In light of all the uncertainty and turmoil surrounding the US presidential election, there is an obvious anxiety and concern that our nation is in crisis. What the future holds seems unknown and frightening. We're told that the very essence of what makes America great is at stake. We're told we need a revolution and a leader who can guide us safely into the uncharted waters of our future.
As all this unfolds, we argue and fight and become divided. We cling to our perceived rights in desperation and seek protection and safety in the inspirational words of candidates who we believe will champion our cause and bring the hope, change, and security we seek.
And the momentum keeps growing, fueled by the media and the politicians and all their promises.
And I can't help but notice that much of the current political dilemma seems to be grounded in fear - fear of the outsider, of the elite, of the poor, of the immigrant, of the refugee, of big business, of the system, of the populace, of the right, of the left. [This is, of course, a useful political strategy for politicians. Their popularity grows as they prey on our greatest fears and posit themselves as the solution.]
I can't help but observe and marvel at the way we've so quickly allowed our hopes, dreams, anxieties, and fears to become tied to a person, a politician, a party, a nation, or a vision of the future.
The Book of Revelation [that still-crisp-paged book at the end of our Bibles], often [ab]used as a blueprint for the end times [ahem, the Left Behind series], was written at a time of perceived crisis in order to encourage loyalty to and faithful worship of the one, true God. Its vivid imagery offers a profound account of the nature of God and the relevance of his being to the course of human history.
In those early days of the church, the core of the Christian dilemma was a refusal to worship the Hellenistic gods. To do so was nothing less than an act of rebellion, a subversion of imperial authority. And so these early Christian disciples were imperial antagonists, threats to the Roman empire.
Whether or not Christians were being persecuted at the time of John's writing is unclear. What is clear, however, is that the church was in crisis. It is likely that Christians were compromising in the face of fear, confusion, and uncertainty - trying to be loyal to both Rome and Christ. And so the vision that John [the author of Revelation] receives from God and relays in very symbolic images was intended to specifically oppose the Roman imperial cult, and thereby stir readers out of their small-mindedness into a bigger, heavenly vision of reality.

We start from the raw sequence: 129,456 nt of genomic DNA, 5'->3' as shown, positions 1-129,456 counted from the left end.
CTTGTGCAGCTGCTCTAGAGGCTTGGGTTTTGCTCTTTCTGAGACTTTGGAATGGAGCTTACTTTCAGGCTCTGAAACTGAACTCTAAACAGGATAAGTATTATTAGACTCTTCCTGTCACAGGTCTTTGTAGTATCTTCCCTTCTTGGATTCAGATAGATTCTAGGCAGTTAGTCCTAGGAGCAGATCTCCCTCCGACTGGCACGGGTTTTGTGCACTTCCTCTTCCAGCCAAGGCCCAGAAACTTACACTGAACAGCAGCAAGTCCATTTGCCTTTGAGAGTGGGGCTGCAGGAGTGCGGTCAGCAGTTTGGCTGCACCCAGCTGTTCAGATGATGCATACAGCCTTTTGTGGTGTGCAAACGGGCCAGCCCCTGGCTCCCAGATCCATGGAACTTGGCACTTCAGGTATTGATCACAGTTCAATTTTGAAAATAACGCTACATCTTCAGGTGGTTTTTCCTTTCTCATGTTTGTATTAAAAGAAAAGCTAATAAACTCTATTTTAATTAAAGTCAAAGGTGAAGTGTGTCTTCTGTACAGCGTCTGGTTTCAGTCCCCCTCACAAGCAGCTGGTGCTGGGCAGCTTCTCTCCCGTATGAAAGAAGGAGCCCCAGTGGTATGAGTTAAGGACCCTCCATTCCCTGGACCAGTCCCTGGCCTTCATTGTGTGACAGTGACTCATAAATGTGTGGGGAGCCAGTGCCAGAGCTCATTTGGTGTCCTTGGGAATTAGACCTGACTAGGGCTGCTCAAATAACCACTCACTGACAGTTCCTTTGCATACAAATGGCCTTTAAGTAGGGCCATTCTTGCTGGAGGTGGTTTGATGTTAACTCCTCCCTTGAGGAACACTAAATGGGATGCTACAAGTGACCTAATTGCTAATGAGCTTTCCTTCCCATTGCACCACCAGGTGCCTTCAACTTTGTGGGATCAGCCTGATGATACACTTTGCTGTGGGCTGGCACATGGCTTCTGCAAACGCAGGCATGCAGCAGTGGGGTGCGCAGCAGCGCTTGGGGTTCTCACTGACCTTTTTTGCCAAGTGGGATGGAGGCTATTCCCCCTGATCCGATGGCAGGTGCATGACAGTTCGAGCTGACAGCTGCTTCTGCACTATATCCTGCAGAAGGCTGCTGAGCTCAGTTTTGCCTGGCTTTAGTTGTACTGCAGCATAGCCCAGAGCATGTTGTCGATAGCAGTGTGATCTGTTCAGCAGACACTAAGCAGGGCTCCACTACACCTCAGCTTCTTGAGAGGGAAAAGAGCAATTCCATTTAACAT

One theologian, GK Beale, suggests that the main goal of Revelation was "to exhort God's people to remain faithful to the call to follow the Lamb's paradoxical example and not to compromise, all with the goal of inheriting final salvation." This vision of Jesus as the slaughtered Lamb on the throne in Revelation 5 is one of the book's key images, and I think that we would do well to allow this image to speak into our situation and the political milieu of the present day.
"Who will mediate history?" is the burning question at the start of Revelation 5. No one in heaven or earth is worthy to open the scrolls, and so John begins to weep in grief over the fact that no one is sovereign, no one knows the future. Then he's told that "the Lion of the tribe of Judah, the Root of David has conquered so that he can open the scroll" [5:5]. These two titles are powerful, messianic designations in the Jewish tradition that were associated with strength and violence. The titles suggested that the long-awaited Messiah would overcome by military conquest. As a result, it's incredibly striking that John turns and sees not a strong military commander but "a Lamb standing, as though it had been slain" [5:6]. This paradoxical vision, therefore, reinterprets messianic expectations: the Lamb's victory consists in his being slain.
In offering this image, John is reminding his readers that their Leader and Messiah overcame through suffering. Here, John is not only encouraging imitation of but also participation in the death of the slain Lamb. Sure, believers may overcome by way of suffering, but more importantly, the overcoming of all evil is ultimately a result of the Lamb's victory through suffering.
The power of these images is all the more meaningful as John identifies this slaughtered Lamb with YHWH himself. In the hymns of praise in Revelation 5:9-12, the Lamb is being given praise and authority like that of God. In effect, the Lamb is being worshiped as God: "Worthy is the Lamb who was slain, to receive power and wealth and wisdom and might and honor and glory and blessing!"